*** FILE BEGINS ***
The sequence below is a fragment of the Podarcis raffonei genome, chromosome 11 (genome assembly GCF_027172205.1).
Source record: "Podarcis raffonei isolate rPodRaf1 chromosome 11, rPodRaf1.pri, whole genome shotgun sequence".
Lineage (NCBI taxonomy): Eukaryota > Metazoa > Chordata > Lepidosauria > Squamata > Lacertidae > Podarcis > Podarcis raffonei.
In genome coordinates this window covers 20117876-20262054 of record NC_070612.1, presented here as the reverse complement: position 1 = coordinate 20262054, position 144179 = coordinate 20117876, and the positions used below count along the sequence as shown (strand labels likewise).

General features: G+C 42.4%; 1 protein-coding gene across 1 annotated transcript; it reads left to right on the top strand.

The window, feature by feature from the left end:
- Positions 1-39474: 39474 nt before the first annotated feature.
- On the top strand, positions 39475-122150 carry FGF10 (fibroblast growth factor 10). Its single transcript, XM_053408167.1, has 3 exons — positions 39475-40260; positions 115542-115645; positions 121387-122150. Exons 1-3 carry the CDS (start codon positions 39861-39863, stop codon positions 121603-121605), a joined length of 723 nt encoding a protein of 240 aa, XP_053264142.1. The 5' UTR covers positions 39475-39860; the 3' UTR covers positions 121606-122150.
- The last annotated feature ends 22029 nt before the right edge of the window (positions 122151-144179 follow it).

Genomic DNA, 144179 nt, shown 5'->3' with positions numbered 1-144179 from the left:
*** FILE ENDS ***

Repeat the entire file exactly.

The sequence below is a fragment of the Podarcis raffonei genome, chromosome 11 (genome assembly GCF_027172205.1).
Source record: "Podarcis raffonei isolate rPodRaf1 chromosome 11, rPodRaf1.pri, whole genome shotgun sequence".
Lineage (NCBI taxonomy): Eukaryota > Metazoa > Chordata > Lepidosauria > Squamata > Lacertidae > Podarcis > Podarcis raffonei.
In genome coordinates this window covers 20117876-20262054 of record NC_070612.1, presented here as the reverse complement: position 1 = coordinate 20262054, position 144179 = coordinate 20117876, and the positions used below count along the sequence as shown (strand labels likewise).

General features: G+C 42.4%; 1 protein-coding gene across 1 annotated transcript; it reads left to right on the top strand.

The window, feature by feature from the left end:
- Positions 1-39474: 39474 nt before the first annotated feature.
- On the top strand, positions 39475-122150 carry FGF10 (fibroblast growth factor 10). Its single transcript, XM_053408167.1, has 3 exons — positions 39475-40260; positions 115542-115645; positions 121387-122150. Exons 1-3 carry the CDS (start codon positions 39861-39863, stop codon positions 121603-121605), a joined length of 723 nt encoding a protein of 240 aa, XP_053264142.1. The 5' UTR covers positions 39475-39860; the 3' UTR covers positions 121606-122150.
- The last annotated feature ends 22029 nt before the right edge of the window (positions 122151-144179 follow it).

Genomic DNA, 144179 nt, shown 5'->3' with positions numbered 1-144179 from the left: